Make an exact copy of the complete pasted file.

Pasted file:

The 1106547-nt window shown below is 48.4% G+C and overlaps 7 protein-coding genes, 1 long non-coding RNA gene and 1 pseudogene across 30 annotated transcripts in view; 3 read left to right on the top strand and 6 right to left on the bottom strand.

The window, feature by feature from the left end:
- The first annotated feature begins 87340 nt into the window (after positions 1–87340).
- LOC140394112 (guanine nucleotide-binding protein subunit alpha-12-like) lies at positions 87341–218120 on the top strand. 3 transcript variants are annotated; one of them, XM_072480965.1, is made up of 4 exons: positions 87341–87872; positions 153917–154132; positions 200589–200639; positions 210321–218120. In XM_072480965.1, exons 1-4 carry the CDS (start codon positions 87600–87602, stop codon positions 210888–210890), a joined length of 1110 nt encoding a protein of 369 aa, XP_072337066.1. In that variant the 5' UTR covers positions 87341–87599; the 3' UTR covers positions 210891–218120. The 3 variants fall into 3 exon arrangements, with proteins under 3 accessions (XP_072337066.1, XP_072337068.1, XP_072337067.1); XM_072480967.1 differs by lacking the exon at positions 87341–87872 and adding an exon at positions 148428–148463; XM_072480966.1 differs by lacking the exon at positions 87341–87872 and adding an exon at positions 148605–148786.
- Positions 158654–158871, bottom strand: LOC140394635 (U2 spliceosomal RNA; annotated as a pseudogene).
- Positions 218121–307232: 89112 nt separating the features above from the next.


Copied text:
The 1106547-nt window shown below is 48.4% G+C and overlaps 7 protein-coding genes, 1 long non-coding RNA gene and 1 pseudogene across 30 annotated transcripts in view; 3 read left to right on the top strand and 6 right to left on the bottom strand.

The window, feature by feature from the left end:
- The first annotated feature begins 87340 nt into the window (after positions 1–87340).
- LOC140394112 (guanine nucleotide-binding protein subunit alpha-12-like) lies at positions 87341–218120 on the top strand. 3 transcript variants are annotated; one of them, XM_072480965.1, is made up of 4 exons: positions 87341–87872; positions 153917–154132; positions 200589–200639; positions 210321–218120. In XM_072480965.1, exons 1-4 carry the CDS (start codon positions 87600–87602, stop codon positions 210888–210890), a joined length of 1110 nt encoding a protein of 369 aa, XP_072337066.1. In that variant the 5' UTR covers positions 87341–87599; the 3' UTR covers positions 210891–218120. The 3 variants fall into 3 exon arrangements, with proteins under 3 accessions (XP_072337066.1, XP_072337068.1, XP_072337067.1); XM_072480967.1 differs by lacking the exon at positions 87341–87872 and adding an exon at positions 148428–148463; XM_072480966.1 differs by lacking the exon at positions 87341–87872 and adding an exon at positions 148605–148786.
- Positions 158654–158871, bottom strand: LOC140394635 (U2 spliceosomal RNA; annotated as a pseudogene).
- Positions 218121–307232: 89112 nt separating the features above from the next.